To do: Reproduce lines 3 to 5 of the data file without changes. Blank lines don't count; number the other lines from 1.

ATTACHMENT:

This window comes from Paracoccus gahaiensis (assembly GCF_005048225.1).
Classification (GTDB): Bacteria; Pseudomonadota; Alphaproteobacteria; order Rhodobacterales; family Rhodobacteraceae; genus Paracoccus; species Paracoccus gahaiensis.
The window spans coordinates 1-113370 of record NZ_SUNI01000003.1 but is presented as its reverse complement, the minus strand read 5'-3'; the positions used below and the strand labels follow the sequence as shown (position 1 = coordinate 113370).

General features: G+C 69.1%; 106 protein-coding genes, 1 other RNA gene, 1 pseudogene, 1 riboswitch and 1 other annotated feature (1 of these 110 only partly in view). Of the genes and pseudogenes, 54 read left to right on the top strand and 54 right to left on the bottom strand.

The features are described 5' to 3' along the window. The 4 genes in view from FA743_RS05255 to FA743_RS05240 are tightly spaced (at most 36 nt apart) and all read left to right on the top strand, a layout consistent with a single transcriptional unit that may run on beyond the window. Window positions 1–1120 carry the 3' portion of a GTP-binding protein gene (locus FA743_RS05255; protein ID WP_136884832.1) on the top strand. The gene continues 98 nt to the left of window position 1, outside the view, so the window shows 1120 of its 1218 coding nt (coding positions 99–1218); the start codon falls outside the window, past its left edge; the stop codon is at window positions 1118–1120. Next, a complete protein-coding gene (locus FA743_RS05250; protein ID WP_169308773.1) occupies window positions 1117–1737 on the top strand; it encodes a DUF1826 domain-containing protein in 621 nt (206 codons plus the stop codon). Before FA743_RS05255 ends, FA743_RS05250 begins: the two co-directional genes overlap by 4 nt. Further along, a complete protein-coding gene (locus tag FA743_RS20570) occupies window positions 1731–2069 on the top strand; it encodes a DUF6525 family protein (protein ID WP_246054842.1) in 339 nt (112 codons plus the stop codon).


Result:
The window spans coordinates 1-113370 of record NZ_SUNI01000003.1 but is presented as its reverse complement, the minus strand read 5'-3'; the positions used below and the strand labels follow the sequence as shown (position 1 = coordinate 113370).

General features: G+C 69.1%; 106 protein-coding genes, 1 other RNA gene, 1 pseudogene, 1 riboswitch and 1 other annotated feature (1 of these 110 only partly in view). Of the genes and pseudogenes, 54 read left to right on the top strand and 54 right to left on the bottom strand.

The features are described 5' to 3' along the window. The 4 genes in view from FA743_RS05255 to FA743_RS05240 are tightly spaced (at most 36 nt apart) and all read left to right on the top strand, a layout consistent with a single transcriptional unit that may run on beyond the window. Window positions 1–1120 carry the 3' portion of a GTP-binding protein gene (locus FA743_RS05255; protein ID WP_136884832.1) on the top strand. The gene continues 98 nt to the left of window position 1, outside the view, so the window shows 1120 of its 1218 coding nt (coding positions 99–1218); the start codon falls outside the window, past its left edge; the stop codon is at window positions 1118–1120. Next, a complete protein-coding gene (locus FA743_RS05250; protein ID WP_169308773.1) occupies window positions 1117–1737 on the top strand; it encodes a DUF1826 domain-containing protein in 621 nt (206 codons plus the stop codon). Before FA743_RS05255 ends, FA743_RS05250 begins: the two co-directional genes overlap by 4 nt. Further along, a complete protein-coding gene (locus tag FA743_RS20570) occupies window positions 1731–2069 on the top strand; it encodes a DUF6525 family protein (protein ID WP_246054842.1) in 339 nt (112 codons plus the stop codon).